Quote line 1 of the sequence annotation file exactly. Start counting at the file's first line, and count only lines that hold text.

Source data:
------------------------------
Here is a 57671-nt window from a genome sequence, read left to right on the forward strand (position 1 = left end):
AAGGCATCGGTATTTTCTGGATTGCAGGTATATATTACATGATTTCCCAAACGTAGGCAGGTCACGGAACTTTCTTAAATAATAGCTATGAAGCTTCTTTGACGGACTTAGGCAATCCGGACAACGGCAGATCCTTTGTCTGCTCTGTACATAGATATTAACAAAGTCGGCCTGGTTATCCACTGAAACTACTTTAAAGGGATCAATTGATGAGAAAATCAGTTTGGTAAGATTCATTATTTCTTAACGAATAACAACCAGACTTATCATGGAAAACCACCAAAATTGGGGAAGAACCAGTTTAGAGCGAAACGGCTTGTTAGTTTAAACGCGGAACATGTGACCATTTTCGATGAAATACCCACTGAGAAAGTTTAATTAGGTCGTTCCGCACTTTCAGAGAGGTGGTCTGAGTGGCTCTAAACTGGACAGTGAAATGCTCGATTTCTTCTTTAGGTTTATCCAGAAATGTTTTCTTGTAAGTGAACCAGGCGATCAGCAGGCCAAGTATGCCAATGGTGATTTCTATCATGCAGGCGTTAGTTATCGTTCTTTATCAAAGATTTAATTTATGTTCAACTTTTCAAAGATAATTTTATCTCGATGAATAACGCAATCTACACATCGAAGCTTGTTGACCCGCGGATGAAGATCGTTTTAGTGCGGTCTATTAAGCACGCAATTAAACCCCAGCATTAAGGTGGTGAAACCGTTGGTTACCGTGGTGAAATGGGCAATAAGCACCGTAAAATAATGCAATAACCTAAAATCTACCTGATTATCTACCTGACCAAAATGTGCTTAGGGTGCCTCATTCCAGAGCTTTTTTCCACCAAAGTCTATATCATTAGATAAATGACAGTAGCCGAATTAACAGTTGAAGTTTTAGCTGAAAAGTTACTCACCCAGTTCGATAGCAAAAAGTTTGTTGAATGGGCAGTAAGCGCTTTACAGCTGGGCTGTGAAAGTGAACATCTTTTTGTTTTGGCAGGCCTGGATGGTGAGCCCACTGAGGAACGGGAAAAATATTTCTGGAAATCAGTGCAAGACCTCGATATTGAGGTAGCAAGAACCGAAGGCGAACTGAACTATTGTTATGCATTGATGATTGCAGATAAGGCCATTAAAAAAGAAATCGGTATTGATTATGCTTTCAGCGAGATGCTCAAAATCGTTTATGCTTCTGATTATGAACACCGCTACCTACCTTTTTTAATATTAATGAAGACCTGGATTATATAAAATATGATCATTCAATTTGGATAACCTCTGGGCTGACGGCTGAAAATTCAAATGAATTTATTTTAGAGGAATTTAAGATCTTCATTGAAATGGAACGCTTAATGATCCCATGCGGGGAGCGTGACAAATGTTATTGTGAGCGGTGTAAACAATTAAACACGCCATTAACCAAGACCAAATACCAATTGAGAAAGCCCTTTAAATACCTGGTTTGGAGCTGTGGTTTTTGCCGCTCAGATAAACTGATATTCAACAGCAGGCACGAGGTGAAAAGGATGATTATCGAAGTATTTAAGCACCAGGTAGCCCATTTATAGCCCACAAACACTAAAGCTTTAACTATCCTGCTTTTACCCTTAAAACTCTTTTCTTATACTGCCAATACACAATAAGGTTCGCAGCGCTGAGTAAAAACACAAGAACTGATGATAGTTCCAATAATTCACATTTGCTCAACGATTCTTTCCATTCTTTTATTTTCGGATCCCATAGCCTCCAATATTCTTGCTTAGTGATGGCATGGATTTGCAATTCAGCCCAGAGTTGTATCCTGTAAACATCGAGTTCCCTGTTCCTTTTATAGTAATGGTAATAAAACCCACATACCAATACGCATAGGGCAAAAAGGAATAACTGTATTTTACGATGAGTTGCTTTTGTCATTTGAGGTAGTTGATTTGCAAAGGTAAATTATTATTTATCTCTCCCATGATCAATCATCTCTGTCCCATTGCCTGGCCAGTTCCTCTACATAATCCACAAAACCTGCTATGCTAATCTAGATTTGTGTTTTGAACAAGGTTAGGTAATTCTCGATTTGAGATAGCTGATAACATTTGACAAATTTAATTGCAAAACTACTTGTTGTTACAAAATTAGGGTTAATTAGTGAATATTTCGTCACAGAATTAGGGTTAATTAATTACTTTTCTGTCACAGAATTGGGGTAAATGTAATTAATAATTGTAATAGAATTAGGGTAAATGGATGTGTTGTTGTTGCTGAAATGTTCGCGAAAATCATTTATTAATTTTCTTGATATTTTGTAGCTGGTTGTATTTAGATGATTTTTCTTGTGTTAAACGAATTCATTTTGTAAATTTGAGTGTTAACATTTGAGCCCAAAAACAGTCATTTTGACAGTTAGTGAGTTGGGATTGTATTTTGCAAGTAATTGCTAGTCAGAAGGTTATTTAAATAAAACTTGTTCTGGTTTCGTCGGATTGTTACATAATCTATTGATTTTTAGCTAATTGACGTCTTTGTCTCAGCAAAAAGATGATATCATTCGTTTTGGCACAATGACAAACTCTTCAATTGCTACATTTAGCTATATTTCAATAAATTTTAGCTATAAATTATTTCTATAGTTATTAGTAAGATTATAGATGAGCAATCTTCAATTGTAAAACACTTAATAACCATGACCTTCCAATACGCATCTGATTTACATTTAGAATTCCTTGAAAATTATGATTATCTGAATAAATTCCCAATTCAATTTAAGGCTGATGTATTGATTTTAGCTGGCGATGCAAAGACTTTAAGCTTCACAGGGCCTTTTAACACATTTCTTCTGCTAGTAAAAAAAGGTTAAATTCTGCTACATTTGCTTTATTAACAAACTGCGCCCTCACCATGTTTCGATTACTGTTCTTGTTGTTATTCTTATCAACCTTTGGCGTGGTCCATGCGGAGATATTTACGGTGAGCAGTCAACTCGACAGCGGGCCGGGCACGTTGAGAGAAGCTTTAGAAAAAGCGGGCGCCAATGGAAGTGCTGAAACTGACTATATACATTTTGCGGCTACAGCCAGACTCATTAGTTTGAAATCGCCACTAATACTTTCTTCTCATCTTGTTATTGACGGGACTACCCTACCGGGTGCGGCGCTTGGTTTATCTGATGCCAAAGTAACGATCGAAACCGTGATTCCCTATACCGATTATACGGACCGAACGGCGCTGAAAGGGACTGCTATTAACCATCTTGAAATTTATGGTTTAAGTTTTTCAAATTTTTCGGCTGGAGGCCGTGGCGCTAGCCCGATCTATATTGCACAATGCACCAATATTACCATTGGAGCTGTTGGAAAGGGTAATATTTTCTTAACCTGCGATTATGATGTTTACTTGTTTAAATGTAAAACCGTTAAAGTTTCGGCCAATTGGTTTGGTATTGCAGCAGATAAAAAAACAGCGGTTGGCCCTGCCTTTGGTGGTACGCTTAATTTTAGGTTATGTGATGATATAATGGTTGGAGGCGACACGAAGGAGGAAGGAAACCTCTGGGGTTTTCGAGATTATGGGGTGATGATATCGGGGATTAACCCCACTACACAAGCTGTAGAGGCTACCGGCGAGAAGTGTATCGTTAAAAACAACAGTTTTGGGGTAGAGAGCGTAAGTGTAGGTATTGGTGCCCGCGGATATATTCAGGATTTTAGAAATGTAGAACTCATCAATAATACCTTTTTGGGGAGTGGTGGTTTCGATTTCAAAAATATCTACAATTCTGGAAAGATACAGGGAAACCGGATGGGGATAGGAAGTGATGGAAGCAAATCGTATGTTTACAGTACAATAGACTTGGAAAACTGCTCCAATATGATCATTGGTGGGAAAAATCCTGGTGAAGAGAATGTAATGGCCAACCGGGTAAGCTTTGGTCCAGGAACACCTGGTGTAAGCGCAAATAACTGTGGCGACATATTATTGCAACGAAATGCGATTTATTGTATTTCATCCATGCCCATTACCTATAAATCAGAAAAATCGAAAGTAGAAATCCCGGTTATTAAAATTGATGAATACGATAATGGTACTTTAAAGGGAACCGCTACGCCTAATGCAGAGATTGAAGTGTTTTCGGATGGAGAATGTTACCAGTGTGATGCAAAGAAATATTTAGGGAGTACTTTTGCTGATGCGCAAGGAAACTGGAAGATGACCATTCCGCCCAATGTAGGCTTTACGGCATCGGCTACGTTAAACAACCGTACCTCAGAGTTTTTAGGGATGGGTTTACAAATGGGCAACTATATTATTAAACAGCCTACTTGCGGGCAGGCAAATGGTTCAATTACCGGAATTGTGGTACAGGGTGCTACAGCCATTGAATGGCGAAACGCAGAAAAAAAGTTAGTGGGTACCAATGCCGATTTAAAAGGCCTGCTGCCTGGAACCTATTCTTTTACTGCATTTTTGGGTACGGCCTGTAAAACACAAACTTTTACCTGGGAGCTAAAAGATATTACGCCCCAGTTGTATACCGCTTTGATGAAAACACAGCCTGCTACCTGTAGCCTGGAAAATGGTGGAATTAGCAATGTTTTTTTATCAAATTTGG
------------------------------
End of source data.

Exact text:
Here is a 57671-nt window from a genome sequence, read left to right on the forward strand (position 1 = left end):